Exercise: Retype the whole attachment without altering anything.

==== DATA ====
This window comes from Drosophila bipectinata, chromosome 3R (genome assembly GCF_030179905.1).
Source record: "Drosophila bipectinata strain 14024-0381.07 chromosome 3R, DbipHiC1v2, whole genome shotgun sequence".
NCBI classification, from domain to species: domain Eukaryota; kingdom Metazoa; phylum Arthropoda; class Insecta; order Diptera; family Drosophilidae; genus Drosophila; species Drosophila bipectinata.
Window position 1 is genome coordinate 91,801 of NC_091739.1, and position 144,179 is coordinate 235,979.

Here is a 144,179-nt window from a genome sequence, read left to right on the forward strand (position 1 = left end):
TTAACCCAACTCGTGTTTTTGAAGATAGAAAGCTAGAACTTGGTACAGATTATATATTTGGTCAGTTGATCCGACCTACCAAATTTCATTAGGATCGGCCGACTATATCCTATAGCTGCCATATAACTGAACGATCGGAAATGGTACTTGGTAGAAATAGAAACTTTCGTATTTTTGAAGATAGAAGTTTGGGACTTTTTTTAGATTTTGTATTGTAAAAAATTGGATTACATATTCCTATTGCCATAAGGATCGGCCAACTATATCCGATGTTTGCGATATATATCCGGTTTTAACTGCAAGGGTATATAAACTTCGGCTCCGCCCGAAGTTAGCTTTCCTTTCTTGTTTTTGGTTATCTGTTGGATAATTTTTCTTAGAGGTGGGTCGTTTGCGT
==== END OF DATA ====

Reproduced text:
This window comes from Drosophila bipectinata, chromosome 3R (genome assembly GCF_030179905.1).
Source record: "Drosophila bipectinata strain 14024-0381.07 chromosome 3R, DbipHiC1v2, whole genome shotgun sequence".
NCBI classification, from domain to species: domain Eukaryota; kingdom Metazoa; phylum Arthropoda; class Insecta; order Diptera; family Drosophilidae; genus Drosophila; species Drosophila bipectinata.
Window position 1 is genome coordinate 91,801 of NC_091739.1, and position 144,179 is coordinate 235,979.

Here is a 144,179-nt window from a genome sequence, read left to right on the forward strand (position 1 = left end):
TTAACCCAACTCGTGTTTTTGAAGATAGAAAGCTAGAACTTGGTACAGATTATATATTTGGTCAGTTGATCCGACCTACCAAATTTCATTAGGATCGGCCGACTATATCCTATAGCTGCCATATAACTGAACGATCGGAAATGGTACTTGGTAGAAATAGAAACTTTCGTATTTTTGAAGATAGAAGTTTGGGACTTTTTTTAGATTTTGTATTGTAAAAAATTGGATTACATATTCCTATTGCCATAAGGATCGGCCAACTATATCCGATGTTTGCGATATATATCCGGTTTTAACTGCAAGGGTATATAAACTTCGGCTCCGCCCGAAGTTAGCTTTCCTTTCTTGTTTTTGGTTATCTGTTGGATAATTTTTCTTAGAGGTGGGTCGTTTGCGT